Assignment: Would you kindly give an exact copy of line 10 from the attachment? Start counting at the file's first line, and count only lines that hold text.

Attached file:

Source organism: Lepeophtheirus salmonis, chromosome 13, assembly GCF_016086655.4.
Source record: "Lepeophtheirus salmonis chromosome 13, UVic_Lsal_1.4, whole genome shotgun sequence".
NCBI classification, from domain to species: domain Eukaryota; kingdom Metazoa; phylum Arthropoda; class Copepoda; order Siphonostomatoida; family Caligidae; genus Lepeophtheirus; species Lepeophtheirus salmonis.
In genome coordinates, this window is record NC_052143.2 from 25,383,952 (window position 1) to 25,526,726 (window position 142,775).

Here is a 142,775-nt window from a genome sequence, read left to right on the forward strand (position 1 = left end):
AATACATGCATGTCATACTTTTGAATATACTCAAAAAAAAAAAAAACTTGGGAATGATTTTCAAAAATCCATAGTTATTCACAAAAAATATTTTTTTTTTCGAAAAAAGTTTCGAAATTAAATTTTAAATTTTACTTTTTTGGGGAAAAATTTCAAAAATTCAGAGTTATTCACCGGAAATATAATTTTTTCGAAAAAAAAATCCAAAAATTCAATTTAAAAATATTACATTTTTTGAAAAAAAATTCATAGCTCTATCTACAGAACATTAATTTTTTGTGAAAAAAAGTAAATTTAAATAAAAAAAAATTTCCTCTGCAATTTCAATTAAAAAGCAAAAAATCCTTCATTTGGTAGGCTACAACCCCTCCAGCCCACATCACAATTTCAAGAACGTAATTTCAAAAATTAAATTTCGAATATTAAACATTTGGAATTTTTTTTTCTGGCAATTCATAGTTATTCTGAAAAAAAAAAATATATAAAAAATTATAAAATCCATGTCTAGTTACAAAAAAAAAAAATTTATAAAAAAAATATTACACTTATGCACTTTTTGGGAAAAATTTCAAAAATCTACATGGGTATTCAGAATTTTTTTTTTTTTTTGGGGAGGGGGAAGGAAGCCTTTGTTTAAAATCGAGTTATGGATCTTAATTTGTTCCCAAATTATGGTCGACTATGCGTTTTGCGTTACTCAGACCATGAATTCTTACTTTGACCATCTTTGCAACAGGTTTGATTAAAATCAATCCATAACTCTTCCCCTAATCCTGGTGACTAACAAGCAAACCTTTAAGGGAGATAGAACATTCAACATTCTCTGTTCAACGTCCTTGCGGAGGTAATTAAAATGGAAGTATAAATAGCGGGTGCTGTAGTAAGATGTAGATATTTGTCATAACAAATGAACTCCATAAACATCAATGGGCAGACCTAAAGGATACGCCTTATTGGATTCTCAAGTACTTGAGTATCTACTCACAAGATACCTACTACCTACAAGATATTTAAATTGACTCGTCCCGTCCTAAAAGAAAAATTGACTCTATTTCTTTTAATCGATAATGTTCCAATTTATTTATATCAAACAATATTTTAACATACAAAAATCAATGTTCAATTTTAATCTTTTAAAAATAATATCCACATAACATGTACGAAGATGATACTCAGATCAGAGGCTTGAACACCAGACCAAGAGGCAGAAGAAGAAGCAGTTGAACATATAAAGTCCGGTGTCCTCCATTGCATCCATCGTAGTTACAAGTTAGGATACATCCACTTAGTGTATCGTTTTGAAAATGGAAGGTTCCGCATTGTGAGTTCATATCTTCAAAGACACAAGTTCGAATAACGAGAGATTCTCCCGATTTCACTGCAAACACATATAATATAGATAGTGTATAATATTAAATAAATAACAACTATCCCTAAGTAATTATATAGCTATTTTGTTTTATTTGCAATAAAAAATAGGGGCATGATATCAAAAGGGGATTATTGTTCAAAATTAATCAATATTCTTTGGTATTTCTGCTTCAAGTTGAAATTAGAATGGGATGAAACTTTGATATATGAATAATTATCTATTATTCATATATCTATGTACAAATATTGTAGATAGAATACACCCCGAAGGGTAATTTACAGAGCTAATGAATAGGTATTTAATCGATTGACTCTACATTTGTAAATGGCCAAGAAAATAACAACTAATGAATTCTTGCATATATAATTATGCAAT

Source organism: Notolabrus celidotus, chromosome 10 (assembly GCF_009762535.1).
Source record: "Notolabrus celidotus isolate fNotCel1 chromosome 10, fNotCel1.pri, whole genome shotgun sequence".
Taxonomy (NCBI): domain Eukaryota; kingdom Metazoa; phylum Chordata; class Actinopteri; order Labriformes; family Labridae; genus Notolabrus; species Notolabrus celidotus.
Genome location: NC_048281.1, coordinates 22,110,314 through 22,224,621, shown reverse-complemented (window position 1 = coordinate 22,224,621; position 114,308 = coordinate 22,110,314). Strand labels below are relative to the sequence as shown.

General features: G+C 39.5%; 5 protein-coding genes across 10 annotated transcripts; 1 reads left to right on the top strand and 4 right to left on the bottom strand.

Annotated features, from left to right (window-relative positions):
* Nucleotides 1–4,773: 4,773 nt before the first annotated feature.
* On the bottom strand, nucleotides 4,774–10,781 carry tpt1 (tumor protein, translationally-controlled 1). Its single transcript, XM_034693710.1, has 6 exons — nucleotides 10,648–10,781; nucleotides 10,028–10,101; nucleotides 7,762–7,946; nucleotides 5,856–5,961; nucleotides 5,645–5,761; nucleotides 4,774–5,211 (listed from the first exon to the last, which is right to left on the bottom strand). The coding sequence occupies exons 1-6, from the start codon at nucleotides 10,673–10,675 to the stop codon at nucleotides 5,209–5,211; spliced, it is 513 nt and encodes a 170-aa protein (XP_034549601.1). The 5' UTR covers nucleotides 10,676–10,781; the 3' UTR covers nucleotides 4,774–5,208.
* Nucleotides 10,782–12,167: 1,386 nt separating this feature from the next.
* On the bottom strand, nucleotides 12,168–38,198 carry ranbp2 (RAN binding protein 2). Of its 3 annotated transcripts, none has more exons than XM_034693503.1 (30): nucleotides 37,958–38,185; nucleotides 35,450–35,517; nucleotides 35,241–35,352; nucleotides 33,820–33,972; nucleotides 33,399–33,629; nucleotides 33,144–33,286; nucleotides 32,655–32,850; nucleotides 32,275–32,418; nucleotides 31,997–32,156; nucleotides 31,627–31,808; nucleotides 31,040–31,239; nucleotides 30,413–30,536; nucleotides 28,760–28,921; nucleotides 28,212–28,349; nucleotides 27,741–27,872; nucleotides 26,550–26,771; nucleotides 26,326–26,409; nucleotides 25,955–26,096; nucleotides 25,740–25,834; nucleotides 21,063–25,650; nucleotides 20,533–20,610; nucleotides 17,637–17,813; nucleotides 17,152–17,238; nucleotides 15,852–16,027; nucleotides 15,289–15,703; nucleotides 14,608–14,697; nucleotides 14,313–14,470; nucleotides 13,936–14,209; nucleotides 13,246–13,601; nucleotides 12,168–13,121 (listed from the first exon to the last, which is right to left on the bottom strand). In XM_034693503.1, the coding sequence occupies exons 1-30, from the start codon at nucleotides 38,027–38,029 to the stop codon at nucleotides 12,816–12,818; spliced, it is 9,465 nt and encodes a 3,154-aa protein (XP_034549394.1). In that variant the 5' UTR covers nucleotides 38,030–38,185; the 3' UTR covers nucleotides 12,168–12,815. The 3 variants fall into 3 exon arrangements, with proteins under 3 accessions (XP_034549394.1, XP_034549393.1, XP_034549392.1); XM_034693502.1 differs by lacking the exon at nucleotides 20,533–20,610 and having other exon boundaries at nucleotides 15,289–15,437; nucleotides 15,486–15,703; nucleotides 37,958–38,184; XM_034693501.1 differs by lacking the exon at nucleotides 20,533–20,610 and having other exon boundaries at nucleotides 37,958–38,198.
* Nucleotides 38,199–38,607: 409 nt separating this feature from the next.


Genome location: NC_048281.1, coordinates 22,110,314 through 22,224,621, shown reverse-complemented (window position 1 = coordinate 22,224,621; position 114,308 = coordinate 22,110,314). Strand labels below are relative to the sequence as shown.